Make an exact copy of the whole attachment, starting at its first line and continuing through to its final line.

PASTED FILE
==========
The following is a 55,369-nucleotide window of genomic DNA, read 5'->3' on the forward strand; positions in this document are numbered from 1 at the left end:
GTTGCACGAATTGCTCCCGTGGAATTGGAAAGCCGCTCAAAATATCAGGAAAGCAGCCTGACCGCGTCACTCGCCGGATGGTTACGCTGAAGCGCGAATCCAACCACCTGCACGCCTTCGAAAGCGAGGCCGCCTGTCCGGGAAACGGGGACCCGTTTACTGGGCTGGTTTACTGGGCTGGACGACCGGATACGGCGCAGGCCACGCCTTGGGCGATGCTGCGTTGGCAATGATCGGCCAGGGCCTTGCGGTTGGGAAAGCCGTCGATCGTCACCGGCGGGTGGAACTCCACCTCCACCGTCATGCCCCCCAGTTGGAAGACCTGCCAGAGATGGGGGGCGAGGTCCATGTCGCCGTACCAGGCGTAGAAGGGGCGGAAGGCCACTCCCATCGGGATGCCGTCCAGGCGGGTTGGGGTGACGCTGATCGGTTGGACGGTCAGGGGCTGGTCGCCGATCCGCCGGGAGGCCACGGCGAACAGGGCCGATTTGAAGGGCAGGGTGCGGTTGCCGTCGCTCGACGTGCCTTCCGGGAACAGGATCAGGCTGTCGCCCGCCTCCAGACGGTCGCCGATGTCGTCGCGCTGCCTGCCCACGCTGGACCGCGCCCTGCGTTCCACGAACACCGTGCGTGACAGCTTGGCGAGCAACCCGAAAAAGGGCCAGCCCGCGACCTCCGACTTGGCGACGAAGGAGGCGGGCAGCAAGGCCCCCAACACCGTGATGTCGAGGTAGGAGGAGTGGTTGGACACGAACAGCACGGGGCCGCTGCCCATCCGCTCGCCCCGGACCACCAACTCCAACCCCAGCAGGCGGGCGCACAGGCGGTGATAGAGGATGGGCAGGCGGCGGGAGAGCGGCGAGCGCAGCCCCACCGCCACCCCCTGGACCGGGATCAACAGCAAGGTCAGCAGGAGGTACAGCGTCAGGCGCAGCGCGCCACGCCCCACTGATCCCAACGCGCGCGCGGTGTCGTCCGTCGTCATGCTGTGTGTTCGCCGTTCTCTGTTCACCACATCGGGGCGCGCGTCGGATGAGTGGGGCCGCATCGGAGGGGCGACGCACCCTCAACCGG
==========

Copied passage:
The following is a 55,369-nucleotide window of genomic DNA, read 5'->3' on the forward strand; positions in this document are numbered from 1 at the left end:
GTTGCACGAATTGCTCCCGTGGAATTGGAAAGCCGCTCAAAATATCAGGAAAGCAGCCTGACCGCGTCACTCGCCGGATGGTTACGCTGAAGCGCGAATCCAACCACCTGCACGCCTTCGAAAGCGAGGCCGCCTGTCCGGGAAACGGGGACCCGTTTACTGGGCTGGTTTACTGGGCTGGACGACCGGATACGGCGCAGGCCACGCCTTGGGCGATGCTGCGTTGGCAATGATCGGCCAGGGCCTTGCGGTTGGGAAAGCCGTCGATCGTCACCGGCGGGTGGAACTCCACCTCCACCGTCATGCCCCCCAGTTGGAAGACCTGCCAGAGATGGGGGGCGAGGTCCATGTCGCCGTACCAGGCGTAGAAGGGGCGGAAGGCCACTCCCATCGGGATGCCGTCCAGGCGGGTTGGGGTGACGCTGATCGGTTGGACGGTCAGGGGCTGGTCGCCGATCCGCCGGGAGGCCACGGCGAACAGGGCCGATTTGAAGGGCAGGGTGCGGTTGCCGTCGCTCGACGTGCCTTCCGGGAACAGGATCAGGCTGTCGCCCGCCTCCAGACGGTCGCCGATGTCGTCGCGCTGCCTGCCCACGCTGGACCGCGCCCTGCGTTCCACGAACACCGTGCGTGACAGCTTGGCGAGCAACCCGAAAAAGGGCCAGCCCGCGACCTCCGACTTGGCGACGAAGGAGGCGGGCAGCAAGGCCCCCAACACCGTGATGTCGAGGTAGGAGGAGTGGTTGGACACGAACAGCACGGGGCCGCTGCCCATCCGCTCGCCCCGGACCACCAACTCCAACCCCAGCAGGCGGGCGCACAGGCGGTGATAGAGGATGGGCAGGCGGCGGGAGAGCGGCGAGCGCAGCCCCACCGCCACCCCCTGGACCGGGATCAACAGCAAGGTCAGCAGGAGGTACAGCGTCAGGCGCAGCGCGCCACGCCCCACTGATCCCAACGCGCGCGCGGTGTCGTCCGTCGTCATGCTGTGTGTTCGCCGTTCTCTGTTCACCACATCGGGGCGCGCGTCGGATGAGTGGGGCCGCATCGGAGGGGCGACGCACCCTCAACCGG